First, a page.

For instance, when on a diet, studies show that simply thinking about the food makes you more likely to eat the food. Or when you are typing, if you think about messing up, you increase your chances of screwing up while typing. 

On the flip side, I feel most productive and happiest when I reach a psychological flow -- a state where I become so immersed in my work that everything simply else falls away. The work is challenging enough for me to derive a sense of fulfillment yet also solvable within the limits of my abilities. This state is the opposite of ideomotor action where you are self-consciously evaluating something or aware of what you are doing. It seems to me that most people live for this flow and derive great joy from it: the dedicated student who plays the violin for hours, the bodybuilder who lifts for hours, the programmer who codes late into the night.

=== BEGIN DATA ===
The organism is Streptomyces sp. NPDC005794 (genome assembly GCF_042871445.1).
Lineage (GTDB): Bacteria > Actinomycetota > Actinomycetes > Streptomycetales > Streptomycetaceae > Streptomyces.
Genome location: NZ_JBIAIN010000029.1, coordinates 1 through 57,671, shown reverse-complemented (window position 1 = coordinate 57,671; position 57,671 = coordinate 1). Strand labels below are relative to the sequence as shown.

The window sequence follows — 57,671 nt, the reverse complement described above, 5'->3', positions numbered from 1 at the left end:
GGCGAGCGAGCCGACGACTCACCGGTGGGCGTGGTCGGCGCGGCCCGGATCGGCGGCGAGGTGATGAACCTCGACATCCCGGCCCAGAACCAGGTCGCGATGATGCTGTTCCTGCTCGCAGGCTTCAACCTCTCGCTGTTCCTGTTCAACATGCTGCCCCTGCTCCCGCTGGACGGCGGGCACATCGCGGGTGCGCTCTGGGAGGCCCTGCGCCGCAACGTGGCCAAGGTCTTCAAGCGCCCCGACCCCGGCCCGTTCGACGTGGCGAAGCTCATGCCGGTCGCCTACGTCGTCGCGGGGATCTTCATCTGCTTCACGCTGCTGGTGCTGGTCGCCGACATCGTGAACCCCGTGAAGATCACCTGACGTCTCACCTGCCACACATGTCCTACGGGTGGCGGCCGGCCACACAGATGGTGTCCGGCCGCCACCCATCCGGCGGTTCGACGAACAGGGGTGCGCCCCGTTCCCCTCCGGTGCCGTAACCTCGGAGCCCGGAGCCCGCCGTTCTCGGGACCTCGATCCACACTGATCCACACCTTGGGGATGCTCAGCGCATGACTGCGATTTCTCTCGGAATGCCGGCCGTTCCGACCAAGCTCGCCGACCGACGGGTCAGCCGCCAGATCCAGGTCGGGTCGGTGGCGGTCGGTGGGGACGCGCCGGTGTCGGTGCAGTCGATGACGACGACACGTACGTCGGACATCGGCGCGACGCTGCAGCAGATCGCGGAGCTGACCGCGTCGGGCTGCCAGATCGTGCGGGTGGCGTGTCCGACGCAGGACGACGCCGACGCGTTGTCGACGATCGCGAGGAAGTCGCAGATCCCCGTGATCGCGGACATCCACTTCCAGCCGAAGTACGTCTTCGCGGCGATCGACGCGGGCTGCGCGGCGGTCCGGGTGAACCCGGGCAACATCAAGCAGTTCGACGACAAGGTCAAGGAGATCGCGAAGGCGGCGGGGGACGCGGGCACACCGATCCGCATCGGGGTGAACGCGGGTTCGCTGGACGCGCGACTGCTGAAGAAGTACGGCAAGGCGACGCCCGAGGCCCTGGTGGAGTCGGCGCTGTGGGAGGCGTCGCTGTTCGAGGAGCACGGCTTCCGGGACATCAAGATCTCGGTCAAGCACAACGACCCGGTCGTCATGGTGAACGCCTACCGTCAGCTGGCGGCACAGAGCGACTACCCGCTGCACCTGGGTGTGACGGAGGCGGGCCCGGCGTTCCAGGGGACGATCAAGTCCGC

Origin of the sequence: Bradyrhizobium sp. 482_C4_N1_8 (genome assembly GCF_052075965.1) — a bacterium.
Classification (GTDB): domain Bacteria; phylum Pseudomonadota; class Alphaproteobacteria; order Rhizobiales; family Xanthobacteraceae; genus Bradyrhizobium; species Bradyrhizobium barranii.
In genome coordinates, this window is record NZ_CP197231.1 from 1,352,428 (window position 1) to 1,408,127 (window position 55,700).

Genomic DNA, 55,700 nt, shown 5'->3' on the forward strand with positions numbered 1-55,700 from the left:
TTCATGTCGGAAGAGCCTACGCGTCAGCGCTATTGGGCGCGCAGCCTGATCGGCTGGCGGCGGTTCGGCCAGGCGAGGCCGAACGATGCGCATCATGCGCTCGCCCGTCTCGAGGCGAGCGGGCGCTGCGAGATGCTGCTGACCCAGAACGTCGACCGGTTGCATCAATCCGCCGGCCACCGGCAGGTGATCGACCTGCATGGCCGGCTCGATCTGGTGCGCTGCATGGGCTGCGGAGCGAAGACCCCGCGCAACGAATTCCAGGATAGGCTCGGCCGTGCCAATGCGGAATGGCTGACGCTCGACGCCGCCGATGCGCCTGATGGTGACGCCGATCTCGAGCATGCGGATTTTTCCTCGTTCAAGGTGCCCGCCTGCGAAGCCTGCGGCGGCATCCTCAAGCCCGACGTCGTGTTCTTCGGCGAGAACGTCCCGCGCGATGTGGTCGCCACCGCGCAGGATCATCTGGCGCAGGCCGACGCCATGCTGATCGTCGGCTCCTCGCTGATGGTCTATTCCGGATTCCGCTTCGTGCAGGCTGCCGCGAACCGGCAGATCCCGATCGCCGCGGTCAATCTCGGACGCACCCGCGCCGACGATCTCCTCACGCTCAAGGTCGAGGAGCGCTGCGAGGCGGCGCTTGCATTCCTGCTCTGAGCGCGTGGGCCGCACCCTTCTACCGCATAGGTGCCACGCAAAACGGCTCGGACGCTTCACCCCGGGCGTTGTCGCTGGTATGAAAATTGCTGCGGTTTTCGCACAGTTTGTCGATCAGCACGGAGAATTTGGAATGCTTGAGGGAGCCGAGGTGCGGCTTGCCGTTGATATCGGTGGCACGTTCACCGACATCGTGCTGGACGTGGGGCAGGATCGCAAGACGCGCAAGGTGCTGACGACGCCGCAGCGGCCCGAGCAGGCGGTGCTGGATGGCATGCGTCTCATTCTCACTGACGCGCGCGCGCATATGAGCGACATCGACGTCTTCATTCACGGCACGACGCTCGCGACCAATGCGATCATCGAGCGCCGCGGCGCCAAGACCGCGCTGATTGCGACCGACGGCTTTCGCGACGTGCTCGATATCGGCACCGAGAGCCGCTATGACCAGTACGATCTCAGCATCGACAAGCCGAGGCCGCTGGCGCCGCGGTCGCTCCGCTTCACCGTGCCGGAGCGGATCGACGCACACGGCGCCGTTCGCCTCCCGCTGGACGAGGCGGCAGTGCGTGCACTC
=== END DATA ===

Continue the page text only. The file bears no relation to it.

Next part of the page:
So for me, reaching a state of flow is an immersive experience without self-consciousness. Similar to how I enjoy myself the most in social scenes by being 'in the moment'.

Yet interestingly, what distinguishes humans from all other animals is this exact self-awareness and the ability to abstract oneself in one's mind (thinking about yourself thinking about yourself...). I would argue that a computer can never become self-aware because whatever logic that underlies the computer inherently precludes self-awareness of that logic (I haven't googled this though, so I'd love to hear arguments). Self-awareness empowers us to empathize looking from outside-in at our own actions. Or to analyze situations objectively and make adjustments based on our assessments.

It's curiously strange to me how something so essential to human productivity (the ability to be self-aware and improve oneself) can also handicap us.